Here is what a traditional menu would include:
Bean soup/stew or lentil soup;
Stuffed pickled cabbage leaves;
Stuffed vine leaves;
Variety of salads: such as roast pepper salad; bean salad; potato salad, pickled cabbage salad and etc;
Pickles and olives;
Traditional round soda bread – Pitka (which also has a coin hidden in it).
Furthermore, there are certain rules that have to be followed. There has to be an odd number of dishes on the table and the bread has to be broken by the ‘head’ of the table/family.
Here are three traditional recipes that we usually cook every year for Christmas Eve:
10 peppers (red, yellow and orange) – their tops and seeds removed;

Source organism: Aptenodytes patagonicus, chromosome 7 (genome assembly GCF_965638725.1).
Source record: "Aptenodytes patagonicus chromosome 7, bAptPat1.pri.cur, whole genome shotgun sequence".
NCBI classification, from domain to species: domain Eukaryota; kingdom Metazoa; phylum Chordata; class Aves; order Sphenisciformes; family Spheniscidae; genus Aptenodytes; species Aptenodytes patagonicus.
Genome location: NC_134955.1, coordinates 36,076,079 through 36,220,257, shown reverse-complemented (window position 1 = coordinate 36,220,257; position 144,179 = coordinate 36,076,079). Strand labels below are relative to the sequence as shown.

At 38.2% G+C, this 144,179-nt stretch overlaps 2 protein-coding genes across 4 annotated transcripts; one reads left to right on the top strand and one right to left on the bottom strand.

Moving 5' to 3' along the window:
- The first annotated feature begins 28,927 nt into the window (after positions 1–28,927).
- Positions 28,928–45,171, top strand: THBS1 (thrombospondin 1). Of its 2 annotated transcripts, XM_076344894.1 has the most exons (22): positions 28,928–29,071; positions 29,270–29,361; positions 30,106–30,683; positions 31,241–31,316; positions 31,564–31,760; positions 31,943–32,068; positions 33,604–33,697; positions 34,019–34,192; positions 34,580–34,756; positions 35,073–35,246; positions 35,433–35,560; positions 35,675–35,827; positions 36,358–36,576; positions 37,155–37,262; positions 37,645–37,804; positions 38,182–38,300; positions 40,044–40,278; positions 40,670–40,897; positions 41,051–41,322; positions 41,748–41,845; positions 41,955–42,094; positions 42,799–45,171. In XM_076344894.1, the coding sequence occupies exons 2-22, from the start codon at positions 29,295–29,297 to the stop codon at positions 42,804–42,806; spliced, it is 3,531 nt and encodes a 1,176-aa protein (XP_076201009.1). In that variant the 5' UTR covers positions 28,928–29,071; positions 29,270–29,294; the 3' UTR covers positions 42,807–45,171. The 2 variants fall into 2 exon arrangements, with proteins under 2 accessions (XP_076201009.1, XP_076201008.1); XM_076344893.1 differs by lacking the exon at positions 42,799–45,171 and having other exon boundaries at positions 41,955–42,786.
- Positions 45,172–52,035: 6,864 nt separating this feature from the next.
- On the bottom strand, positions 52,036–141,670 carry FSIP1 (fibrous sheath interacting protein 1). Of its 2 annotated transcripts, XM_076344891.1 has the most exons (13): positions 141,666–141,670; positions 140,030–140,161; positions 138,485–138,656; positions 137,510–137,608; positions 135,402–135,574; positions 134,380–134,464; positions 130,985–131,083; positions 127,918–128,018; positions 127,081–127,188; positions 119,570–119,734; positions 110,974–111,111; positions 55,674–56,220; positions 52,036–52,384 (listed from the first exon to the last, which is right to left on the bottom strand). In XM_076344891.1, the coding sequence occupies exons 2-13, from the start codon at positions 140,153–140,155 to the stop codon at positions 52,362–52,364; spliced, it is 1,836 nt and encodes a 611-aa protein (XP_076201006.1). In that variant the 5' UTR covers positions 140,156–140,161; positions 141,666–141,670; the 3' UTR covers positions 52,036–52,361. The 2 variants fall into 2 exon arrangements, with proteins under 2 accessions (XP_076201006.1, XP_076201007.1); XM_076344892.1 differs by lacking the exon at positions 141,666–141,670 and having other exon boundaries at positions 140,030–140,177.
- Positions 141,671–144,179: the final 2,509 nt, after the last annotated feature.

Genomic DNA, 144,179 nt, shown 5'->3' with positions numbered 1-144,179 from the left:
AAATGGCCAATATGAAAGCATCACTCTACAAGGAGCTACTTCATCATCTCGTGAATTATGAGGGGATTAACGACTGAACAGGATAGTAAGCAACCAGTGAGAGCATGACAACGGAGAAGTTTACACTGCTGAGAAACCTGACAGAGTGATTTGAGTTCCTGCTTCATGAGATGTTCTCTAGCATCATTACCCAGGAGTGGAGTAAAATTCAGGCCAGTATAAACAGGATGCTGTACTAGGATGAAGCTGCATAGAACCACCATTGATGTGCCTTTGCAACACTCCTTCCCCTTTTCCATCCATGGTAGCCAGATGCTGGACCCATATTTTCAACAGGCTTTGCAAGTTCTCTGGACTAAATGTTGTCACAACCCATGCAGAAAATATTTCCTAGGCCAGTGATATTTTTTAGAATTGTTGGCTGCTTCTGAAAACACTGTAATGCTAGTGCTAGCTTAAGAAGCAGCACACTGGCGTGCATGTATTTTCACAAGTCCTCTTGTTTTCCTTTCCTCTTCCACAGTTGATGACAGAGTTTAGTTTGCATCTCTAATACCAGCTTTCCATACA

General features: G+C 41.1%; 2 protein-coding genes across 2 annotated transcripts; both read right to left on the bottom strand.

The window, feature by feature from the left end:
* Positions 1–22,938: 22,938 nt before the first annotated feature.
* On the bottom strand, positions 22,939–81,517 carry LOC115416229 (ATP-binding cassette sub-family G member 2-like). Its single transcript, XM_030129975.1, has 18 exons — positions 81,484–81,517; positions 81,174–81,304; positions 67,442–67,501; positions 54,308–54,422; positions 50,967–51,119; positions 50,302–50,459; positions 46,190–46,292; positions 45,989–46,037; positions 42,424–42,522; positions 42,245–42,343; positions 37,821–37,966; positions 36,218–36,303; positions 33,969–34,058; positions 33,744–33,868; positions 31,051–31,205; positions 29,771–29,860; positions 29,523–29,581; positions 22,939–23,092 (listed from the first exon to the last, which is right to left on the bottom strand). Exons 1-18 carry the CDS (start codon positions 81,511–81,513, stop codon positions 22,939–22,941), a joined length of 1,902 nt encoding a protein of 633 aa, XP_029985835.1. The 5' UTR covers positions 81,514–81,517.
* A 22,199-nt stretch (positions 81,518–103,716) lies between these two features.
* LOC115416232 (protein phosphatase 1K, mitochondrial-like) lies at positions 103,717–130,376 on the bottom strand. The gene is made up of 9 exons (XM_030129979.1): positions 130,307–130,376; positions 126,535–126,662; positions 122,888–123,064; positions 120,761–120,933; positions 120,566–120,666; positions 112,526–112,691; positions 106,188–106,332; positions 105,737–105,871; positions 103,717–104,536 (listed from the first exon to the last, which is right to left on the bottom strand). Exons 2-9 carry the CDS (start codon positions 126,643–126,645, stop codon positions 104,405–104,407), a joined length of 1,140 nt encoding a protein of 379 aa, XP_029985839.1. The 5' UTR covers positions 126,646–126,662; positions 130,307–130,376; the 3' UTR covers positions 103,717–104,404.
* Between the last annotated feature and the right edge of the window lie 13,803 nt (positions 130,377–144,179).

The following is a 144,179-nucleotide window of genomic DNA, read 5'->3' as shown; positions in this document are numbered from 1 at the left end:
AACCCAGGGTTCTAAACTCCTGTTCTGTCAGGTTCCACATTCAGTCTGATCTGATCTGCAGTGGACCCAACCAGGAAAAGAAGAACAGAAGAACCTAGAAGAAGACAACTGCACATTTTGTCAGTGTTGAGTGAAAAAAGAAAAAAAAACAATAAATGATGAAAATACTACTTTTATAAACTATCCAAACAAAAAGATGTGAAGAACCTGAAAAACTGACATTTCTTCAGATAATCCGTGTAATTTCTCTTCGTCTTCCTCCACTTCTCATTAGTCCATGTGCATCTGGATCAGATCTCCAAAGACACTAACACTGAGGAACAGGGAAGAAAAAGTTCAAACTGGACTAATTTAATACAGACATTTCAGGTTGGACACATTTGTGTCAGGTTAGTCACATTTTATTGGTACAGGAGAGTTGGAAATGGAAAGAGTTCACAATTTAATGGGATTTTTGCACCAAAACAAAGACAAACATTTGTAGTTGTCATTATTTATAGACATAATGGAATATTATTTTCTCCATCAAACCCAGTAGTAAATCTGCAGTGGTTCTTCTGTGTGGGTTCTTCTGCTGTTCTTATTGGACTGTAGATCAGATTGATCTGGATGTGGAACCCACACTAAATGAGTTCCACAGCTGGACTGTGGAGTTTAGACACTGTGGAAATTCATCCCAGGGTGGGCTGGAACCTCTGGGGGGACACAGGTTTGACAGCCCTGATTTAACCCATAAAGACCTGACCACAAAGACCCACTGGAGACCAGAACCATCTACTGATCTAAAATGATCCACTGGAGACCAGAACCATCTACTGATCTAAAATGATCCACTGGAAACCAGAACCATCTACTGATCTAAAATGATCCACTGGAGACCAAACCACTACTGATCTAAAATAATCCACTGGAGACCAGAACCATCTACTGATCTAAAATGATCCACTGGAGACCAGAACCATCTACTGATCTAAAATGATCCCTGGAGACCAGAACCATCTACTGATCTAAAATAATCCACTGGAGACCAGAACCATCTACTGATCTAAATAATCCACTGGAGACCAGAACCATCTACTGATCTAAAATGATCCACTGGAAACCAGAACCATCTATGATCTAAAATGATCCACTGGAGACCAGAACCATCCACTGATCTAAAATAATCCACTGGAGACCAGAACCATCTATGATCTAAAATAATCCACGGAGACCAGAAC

1 cup long grain rice;
1 onion: finely chopped;
4 garlic cloves: finely chopped;
4 tomatoes chopped or 1 can chopped tomatoes;
3 bay leaves;
1 tsp sweet paprika;
plain flour (or gluten free plain flour)
Make the rice stuffing. Wash and rinse the rice under cold water until water is clear. Heat a few tbsp of the oil (enough for it to be well covered) in a deep pan. Add the onion and garlic and cook for one minute, stirring. Add the rice and stir well, reduce the heat to low. When the rice starts becoming transparent, add 1/2 tsp salt and the paprika and mix well. Add one cup water and cook under a lid until the rice absorbs the water. Note: the rice should not be fully cooked at this point and it should still be a bit ‘tough’. Take off the heat.
Fill each pepper with the rice mixture until they are about 2/3rds full. Don’t overfill them as this might cause them to burst in the oven when the rice expands. Sprinkle a bit of flower on the top of each pepper.